Astronomers discover 114 new planets
Astronomers have found 114 new planets, 60 of which are orbiting stars near the Earth's solar system.
The most notable is described as a hot "super-Earth" with a rocky surface located in the fourth nearest star system to the Sun, the Daily Mail reported.
The planet has been named Gliese 411b and shows "virtually all" the nearest stars to the sun have planets orbiting them and some of these "could be like Earth".
The results are based on observations of 1600 stars taken over a 20-year period by US astronomers using the giant Keck-I telescope in Hawaii.
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The Daily Mail reported the observations were part of the Lick-Carnegie Exoplanet Survey, which was started in 1996 by astronomers Steve Vogt and Geoffrey Marcy from the University of California and Paul Butler, from the Carnegie Institute of Science, in Washington.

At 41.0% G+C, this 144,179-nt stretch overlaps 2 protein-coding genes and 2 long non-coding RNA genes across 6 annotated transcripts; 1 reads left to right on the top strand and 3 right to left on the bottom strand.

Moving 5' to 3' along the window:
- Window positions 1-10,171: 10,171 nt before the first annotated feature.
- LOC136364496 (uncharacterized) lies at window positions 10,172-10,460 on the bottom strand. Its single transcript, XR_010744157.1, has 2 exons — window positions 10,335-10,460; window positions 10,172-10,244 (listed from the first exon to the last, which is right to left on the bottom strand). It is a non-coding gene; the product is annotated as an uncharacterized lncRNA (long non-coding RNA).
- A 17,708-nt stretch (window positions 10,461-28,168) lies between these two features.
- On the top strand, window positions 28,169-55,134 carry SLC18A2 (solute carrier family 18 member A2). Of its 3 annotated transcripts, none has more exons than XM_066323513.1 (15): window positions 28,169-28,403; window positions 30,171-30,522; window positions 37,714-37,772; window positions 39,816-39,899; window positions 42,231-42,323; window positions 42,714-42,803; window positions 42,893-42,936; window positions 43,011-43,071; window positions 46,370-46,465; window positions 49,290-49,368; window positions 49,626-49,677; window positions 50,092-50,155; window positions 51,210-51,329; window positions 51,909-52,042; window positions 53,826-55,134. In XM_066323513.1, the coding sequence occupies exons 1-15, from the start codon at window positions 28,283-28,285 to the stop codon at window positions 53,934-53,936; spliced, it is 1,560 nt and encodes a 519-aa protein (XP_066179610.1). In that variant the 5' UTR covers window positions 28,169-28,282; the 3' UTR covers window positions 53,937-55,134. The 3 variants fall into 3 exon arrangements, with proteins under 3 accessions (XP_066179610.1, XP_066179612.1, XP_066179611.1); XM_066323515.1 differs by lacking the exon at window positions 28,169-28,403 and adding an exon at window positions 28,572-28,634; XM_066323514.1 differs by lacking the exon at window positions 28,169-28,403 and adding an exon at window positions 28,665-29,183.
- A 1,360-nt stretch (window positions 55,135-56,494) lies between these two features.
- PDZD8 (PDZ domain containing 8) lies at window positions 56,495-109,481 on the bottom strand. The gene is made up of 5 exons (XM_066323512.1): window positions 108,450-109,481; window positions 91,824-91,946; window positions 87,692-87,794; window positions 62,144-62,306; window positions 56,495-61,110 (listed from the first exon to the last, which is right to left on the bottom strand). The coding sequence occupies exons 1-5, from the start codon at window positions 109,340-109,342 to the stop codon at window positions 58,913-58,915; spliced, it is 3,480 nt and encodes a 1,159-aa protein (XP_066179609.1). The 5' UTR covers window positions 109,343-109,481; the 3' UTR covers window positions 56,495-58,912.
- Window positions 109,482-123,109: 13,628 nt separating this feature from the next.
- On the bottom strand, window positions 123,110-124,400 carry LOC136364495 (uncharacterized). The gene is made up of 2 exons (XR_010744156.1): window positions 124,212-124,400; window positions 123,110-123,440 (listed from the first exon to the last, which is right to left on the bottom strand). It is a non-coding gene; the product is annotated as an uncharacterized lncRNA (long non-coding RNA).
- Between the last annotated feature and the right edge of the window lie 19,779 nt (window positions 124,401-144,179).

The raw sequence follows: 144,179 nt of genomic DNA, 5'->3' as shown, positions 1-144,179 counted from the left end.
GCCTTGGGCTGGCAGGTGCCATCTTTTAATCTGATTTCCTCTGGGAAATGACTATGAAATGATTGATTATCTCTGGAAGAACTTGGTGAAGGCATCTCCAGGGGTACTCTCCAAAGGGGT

Dr Mikko Tuomi of the University of Hertfordshire said: "It is fascinating to think that when we look at the nearest stars, all of them appear to have planets orbiting them.
"This is something astronomers were not convinced about, even as little as five years ago.
"These new planets also help us better understand the formation processes of planetary systems and provide interesting targets for future efforts to image the planets directly."